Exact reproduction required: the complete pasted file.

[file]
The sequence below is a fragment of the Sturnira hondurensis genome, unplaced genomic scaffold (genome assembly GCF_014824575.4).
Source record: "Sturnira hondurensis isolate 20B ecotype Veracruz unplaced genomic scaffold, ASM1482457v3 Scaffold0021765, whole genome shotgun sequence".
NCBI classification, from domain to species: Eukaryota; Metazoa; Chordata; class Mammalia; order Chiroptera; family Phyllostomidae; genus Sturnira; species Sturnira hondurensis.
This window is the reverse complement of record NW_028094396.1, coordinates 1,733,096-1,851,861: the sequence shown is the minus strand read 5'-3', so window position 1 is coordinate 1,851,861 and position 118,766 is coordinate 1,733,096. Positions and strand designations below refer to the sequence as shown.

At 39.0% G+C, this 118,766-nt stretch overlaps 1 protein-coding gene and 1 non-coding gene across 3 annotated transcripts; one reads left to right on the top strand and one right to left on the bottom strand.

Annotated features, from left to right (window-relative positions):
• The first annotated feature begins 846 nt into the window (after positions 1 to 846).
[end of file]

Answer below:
The sequence below is a fragment of the Sturnira hondurensis genome, unplaced genomic scaffold (genome assembly GCF_014824575.4).
Source record: "Sturnira hondurensis isolate 20B ecotype Veracruz unplaced genomic scaffold, ASM1482457v3 Scaffold0021765, whole genome shotgun sequence".
NCBI classification, from domain to species: Eukaryota; Metazoa; Chordata; class Mammalia; order Chiroptera; family Phyllostomidae; genus Sturnira; species Sturnira hondurensis.
This window is the reverse complement of record NW_028094396.1, coordinates 1,733,096-1,851,861: the sequence shown is the minus strand read 5'-3', so window position 1 is coordinate 1,851,861 and position 118,766 is coordinate 1,733,096. Positions and strand designations below refer to the sequence as shown.

At 39.0% G+C, this 118,766-nt stretch overlaps 1 protein-coding gene and 1 non-coding gene across 3 annotated transcripts; one reads left to right on the top strand and one right to left on the bottom strand.

Annotated features, from left to right (window-relative positions):
• The first annotated feature begins 846 nt into the window (after positions 1 to 846).